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Sunday, 19 April 2020

Characteristic Lengths In Mesoscopic Systems


Characteristic Lengths in Mesoscopic Systems


It deals with structures having size between macroscopic and microscopic objects usually varying from a few nanometers to 100nm. Electrons in such systems show their wave like properties and are depended on geometry of the sample. So electrons act as EM radiation in waveguides. It is convenient to classify such system based on their characteristic length as one object may show different properties with respect to the length considered.

Some most commonly used lengths are,

1. De Broglie Wavelength
2. Mean free path
3. Diffusion Length
4. Screening length
5. Localization length

1. De Broglie Wavelength in Nanoelectronics


For an electron of momentum P, there exist a wavelength given by,
λB = h/p = h/mv

The mass ‘M’ of an electron is probably considered as vaccum. Once they behave dynamically, their mass is considered as M* which is the effective mass.

The smaller the value of m*, easier will be to observe the size of quantum effect in given nanostructure.

The present lithographic technique makes it easier to construct semiconductor nanostructure with one or two dimension of the order of λB.

2. Mean Free Path in Nanoelectronics


Scattering of particle inside a solid occurs due to imperfection like impurity, lattices vibration defects. The distance covered by the electron between two inelastic collision is called the mean free path.

le = vτe
le – distance
v- speed
τe = Mean free time

3. Diffusion Length in Nanoelectronics


Electrons can move either in ballistic nature or diffusion nature of a particle move throughout the structure without scattering it is said to have ballistic nature.

Hot electrons transistor exhibits ballistic nature of electron transport.

Consider Diffusion length Le,where, Le very much greater than l.

Diffusion coefficient is represented by D.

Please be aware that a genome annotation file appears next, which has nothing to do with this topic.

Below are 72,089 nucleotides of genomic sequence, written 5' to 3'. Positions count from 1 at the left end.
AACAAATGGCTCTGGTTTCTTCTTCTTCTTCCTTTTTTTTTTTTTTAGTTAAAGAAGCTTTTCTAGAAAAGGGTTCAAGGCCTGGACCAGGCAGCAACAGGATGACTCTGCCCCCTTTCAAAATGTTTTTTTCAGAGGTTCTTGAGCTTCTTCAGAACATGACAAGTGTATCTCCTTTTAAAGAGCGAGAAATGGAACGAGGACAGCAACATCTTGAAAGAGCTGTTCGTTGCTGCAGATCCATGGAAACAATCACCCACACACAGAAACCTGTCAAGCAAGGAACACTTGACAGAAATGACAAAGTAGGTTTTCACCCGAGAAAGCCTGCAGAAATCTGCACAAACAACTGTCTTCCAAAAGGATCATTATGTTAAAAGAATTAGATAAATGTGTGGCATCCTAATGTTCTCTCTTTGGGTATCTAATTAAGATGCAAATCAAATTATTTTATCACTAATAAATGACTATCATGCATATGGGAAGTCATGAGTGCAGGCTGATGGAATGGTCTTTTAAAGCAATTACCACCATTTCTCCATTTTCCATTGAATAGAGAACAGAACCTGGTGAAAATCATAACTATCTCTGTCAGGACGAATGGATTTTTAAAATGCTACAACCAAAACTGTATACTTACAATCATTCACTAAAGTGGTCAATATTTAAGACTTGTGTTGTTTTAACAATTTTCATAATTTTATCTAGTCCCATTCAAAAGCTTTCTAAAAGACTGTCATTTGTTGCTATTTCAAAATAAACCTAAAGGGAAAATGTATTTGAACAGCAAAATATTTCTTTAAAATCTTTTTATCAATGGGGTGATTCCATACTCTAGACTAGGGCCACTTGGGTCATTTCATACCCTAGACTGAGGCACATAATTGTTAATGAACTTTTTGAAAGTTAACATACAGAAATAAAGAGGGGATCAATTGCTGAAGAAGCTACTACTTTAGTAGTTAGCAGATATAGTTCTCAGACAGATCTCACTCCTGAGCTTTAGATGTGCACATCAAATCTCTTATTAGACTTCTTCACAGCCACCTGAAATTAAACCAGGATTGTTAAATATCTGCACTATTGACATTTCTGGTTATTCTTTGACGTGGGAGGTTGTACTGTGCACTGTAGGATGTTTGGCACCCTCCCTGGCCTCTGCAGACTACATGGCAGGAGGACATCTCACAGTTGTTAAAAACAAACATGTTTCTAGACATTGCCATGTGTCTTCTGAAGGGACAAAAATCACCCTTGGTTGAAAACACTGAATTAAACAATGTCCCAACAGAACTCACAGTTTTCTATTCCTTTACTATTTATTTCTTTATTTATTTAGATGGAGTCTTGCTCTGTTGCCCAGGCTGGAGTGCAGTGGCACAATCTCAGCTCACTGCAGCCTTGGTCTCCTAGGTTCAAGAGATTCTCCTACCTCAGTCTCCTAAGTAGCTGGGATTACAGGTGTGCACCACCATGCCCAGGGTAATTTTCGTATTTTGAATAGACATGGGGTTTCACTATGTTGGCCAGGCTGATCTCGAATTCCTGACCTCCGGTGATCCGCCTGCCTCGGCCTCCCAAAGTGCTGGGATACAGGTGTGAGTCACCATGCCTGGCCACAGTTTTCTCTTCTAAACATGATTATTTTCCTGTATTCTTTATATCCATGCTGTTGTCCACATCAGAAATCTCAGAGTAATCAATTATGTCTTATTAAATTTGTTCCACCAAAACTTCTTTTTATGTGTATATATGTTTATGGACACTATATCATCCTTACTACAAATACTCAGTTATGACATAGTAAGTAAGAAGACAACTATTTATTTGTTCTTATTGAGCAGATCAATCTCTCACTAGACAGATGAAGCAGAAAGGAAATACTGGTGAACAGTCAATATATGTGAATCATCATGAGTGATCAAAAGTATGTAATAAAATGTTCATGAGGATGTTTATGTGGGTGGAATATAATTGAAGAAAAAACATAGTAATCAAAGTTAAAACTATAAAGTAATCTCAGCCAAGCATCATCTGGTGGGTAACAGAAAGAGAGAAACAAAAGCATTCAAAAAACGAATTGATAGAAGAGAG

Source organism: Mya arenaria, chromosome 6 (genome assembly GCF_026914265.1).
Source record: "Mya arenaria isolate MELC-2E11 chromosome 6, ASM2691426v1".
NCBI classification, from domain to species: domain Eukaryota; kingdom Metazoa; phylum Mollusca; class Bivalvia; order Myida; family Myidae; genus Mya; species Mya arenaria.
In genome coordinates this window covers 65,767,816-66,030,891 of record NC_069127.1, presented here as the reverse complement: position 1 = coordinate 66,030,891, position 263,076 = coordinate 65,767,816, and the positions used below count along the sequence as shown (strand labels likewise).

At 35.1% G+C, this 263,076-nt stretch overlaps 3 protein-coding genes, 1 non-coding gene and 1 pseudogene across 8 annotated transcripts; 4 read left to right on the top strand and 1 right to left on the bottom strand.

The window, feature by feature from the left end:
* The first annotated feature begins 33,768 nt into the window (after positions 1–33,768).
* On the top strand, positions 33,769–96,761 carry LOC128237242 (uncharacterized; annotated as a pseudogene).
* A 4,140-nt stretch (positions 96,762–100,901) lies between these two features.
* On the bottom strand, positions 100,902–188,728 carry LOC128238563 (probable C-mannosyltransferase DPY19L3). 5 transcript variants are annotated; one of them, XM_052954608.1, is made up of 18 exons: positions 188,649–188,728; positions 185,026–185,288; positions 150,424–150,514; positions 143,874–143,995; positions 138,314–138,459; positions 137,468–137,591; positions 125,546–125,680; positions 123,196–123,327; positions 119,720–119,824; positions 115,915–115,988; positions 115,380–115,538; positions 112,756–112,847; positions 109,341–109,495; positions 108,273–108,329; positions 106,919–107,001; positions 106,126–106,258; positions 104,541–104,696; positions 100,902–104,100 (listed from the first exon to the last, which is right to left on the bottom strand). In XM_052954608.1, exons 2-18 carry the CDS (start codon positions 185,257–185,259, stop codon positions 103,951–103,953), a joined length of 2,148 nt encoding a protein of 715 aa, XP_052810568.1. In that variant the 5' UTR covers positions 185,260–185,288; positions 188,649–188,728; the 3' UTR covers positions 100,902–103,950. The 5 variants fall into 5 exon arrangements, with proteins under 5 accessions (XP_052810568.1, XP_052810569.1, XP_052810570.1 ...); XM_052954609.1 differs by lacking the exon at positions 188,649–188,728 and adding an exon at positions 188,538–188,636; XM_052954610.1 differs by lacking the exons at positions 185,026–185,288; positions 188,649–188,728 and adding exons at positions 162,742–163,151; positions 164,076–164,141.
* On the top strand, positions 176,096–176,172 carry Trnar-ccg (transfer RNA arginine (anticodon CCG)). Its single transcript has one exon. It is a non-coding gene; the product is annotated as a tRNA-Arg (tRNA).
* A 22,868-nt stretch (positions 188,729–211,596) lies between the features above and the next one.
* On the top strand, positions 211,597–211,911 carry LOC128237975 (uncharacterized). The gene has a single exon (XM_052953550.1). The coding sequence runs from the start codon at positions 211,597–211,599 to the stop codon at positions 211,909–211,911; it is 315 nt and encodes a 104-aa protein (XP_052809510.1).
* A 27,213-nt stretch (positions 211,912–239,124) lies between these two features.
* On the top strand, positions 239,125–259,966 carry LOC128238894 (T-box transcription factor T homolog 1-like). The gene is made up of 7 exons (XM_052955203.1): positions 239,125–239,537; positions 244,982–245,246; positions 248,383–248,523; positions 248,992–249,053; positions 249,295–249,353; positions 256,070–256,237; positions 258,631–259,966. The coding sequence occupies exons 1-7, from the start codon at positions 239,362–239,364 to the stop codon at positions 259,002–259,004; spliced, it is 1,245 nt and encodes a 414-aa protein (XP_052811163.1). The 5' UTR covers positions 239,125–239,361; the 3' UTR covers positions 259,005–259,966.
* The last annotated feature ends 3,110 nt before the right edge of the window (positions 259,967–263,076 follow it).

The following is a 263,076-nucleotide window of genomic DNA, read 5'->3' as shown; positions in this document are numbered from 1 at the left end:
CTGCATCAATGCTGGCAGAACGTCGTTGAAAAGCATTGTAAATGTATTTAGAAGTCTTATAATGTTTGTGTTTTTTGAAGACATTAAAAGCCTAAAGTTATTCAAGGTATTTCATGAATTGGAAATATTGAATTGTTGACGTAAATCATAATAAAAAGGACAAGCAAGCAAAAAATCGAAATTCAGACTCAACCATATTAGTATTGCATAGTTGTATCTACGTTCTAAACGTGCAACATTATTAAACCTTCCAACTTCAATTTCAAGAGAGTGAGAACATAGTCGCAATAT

Le = (Dτe)1/2

Diffusion is the process of movement of electrons from higher concentration region to lower concentration region. The electron transport is explained by Boltzmann diffusion. For ballistic region, Boltzmann transport region is not valid.

4. Screening Length in Nanoelectronics


In extrinsic semiconductor impurities are normally ionised and are considered a main factor for scattering. Due to screening of free carrier by charge of opposite polarity, we cannot consider electrical potential (v) by this impurity to vary with respect to 1/r.

Thus effect of impurity over distance is partially reduced. The variation of potential is dependent on the term, exp [-r/λs]

Where λs = [ϵKt/e2n]

e – electronic charge
ϵ - dielectric constant
n – background carrier concentration
k = Boltzmann constant
T – temperature

λs is in the range of 10 – 100 nm and is the indication of disturbance in the semiconductor. λs should be much smaller in metal than in semiconductor.

Φsp = r[e-r/λs/r]

As λs turns to infinity screening effects disappears. It can also be observed that di-electric function ϵ is distance dependent.

Coulombic length = 1/r
As λs = α
e = α = 1
Φsp = 1/r = coulombic length

5. Localisation Length in Nanoelectronics


For transport of electron in disordered material, there can be localised states. From which electron jumps between localised states to other localised state, until it reaches a bounded state.
In order to describe the hopping transport, we can consider the wave function,

Ψ = exp(-r/λloc)
λloc – localisation length.

We use the concept of localised state quantum hall effect.

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